On the Importance of Breadcrumbs

Posted on Wednesday, November 18, 2009 at 0:07 AM

Google has just announced a new change to some search results that they hope will soon make it into many other results. Today, for each search result they show a green web address, or URL, at the bottom to let you know where you're headed. This can be good if the URL makes it clear what you can expect to find on that page and where it fits within the hierarchy of the site. But it can be downright useless if it's not clear.

When we design the way results appear on google.com, our goal is to get you to the information you're looking for as quickly as possible.

Google's BreadcrumbsFor example, if a site sold bananas the website might have a URL that looks like www.example.com/products/bananas.htm. If this URL appeared in green below a search on Google for the website it would be pretty clear to the person searching what is on that page and where it exists in the website. This page is about "bananas," under "products," which is on the "example.com" site.

Often, however, URLs are too long, too short, or too obscure to add useful information. What if the URL instead looked more like www.example.com/jsmith.htm? A search result wouldn't necessarily make it clear that this page is a part of the "staff" sub-section under the "about us" section which is on the "example.com" site.

The new text that Google is now introducing will provide useful information about the page. It will be easier to see that the example.com site has information about their company, including a whole section listing the people that work there.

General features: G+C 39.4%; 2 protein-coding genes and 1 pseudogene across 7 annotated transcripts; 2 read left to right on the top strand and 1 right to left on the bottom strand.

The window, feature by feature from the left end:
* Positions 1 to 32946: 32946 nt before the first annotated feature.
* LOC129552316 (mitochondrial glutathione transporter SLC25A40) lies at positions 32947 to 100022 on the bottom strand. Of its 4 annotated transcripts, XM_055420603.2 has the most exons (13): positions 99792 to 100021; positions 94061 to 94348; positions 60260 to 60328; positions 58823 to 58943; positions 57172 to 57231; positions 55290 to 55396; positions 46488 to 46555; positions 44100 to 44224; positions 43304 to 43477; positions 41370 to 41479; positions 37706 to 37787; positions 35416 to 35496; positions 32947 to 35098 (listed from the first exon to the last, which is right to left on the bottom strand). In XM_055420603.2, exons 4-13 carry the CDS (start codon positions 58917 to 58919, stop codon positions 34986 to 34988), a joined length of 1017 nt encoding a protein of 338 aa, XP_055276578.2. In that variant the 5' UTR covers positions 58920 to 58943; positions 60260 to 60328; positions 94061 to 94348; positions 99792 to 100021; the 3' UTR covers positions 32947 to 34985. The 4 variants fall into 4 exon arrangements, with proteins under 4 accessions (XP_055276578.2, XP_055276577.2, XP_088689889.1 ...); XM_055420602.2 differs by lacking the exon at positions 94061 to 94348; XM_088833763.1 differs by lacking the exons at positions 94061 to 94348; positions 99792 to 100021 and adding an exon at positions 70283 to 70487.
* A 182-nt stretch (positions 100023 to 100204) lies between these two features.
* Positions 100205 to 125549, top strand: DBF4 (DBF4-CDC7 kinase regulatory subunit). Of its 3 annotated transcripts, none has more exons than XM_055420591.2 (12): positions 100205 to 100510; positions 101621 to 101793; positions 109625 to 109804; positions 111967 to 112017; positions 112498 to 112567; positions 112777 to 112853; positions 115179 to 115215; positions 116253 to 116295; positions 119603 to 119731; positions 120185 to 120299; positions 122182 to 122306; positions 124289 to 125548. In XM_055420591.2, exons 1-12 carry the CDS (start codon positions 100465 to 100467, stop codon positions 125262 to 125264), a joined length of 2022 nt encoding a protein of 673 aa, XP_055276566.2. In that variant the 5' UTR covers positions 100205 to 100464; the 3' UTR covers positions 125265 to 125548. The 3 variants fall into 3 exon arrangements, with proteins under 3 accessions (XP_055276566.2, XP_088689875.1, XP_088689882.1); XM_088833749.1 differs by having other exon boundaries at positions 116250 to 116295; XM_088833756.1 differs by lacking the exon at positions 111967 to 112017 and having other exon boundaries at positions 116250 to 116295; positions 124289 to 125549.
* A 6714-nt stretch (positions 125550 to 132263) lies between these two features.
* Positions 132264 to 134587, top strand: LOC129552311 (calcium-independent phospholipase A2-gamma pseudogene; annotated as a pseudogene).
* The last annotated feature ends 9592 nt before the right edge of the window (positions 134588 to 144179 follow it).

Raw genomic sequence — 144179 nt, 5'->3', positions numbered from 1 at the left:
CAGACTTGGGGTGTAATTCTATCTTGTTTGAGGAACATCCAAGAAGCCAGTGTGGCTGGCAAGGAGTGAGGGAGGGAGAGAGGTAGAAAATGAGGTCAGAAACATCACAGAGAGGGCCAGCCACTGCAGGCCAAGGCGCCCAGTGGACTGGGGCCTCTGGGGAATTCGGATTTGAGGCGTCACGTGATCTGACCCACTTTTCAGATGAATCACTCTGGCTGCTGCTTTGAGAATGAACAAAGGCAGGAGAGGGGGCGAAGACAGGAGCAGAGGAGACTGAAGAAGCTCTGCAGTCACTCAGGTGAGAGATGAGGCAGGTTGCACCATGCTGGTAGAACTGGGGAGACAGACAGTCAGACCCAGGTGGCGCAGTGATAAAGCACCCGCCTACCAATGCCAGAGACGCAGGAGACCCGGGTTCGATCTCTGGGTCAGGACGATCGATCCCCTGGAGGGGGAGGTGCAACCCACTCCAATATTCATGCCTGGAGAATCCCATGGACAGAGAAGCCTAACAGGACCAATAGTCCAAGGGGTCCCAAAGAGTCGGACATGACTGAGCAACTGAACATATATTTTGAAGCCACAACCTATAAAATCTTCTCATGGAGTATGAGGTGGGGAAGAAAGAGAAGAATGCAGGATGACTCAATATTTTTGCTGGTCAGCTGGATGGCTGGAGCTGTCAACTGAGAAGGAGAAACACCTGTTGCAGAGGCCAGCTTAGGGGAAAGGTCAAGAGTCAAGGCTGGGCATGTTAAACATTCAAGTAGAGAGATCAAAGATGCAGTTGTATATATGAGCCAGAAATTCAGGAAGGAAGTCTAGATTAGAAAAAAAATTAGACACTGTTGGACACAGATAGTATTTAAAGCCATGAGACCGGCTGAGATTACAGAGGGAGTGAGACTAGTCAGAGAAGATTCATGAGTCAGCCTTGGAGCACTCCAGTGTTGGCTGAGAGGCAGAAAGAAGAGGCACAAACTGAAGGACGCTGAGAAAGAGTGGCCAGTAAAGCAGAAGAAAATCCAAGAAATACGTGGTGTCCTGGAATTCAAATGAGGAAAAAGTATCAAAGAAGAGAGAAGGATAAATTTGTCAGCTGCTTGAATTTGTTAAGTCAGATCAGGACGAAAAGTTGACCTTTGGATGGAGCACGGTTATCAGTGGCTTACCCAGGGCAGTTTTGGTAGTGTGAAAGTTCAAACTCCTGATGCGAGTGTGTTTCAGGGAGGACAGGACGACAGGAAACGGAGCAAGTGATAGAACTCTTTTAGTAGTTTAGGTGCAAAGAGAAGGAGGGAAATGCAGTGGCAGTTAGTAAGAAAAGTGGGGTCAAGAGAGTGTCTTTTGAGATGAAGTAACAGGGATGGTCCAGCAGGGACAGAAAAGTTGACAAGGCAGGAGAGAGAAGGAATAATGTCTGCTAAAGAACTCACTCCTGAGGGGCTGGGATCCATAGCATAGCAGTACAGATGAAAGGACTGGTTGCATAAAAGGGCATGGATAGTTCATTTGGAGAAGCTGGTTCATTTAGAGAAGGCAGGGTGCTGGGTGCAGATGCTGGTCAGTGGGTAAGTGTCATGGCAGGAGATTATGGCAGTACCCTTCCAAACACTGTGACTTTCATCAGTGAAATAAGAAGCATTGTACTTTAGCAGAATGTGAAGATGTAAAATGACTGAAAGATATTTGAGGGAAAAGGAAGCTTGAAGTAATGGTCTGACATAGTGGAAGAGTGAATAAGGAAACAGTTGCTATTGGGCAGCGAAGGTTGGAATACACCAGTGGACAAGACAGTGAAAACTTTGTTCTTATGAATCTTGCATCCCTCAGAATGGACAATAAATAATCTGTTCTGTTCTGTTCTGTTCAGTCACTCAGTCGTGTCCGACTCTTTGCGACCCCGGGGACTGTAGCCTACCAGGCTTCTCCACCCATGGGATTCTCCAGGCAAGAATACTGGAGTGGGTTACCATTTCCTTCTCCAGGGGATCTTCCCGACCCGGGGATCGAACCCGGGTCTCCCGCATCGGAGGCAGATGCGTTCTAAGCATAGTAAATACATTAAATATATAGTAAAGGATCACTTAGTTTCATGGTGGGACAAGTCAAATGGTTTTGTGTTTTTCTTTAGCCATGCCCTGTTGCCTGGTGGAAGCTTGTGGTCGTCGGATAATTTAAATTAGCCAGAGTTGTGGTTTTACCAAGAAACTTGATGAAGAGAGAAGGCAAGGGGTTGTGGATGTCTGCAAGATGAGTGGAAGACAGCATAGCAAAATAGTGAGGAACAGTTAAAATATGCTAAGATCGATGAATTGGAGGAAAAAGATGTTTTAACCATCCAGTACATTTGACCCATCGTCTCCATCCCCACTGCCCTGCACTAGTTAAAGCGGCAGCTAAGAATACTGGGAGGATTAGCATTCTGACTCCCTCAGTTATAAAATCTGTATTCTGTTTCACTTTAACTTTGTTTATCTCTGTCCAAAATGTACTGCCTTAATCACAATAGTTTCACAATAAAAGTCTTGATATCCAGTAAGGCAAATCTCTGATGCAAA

This new change will definitely add a lot more value to your search results but more importantly it exposes the method that Google is using to correctly display this hierarchy: they are looking at the site's breadcrumbs.

By analyzing site breadcrumbs, we've been able to improve the search snippet for a small percentage of search results, and we hope to expand in the future.

Breadcrumbs are the list of links at the top of a page which look something like "Home > About Us > Staff > John Smith". This list of links lets your visitors know where they are in your website and how the sections of your site relate to each other. Also, clicking on any one of the links in the breadcrumbs will take you directly to that section. So, they provide valuable information and make it easier for your visitors to get around.

For years we've known how important this information can be which is why every Tasty CMS website has a bread crumb trail at the top of every page. This trail is automatically created whenever you add, edit or move a page. So as Google begins to roll this change out to more search results our clients will be able to take full advantage of it without having to do anything.

As a final thought: do you know why they're called breadcrumbs? Here's a hint...

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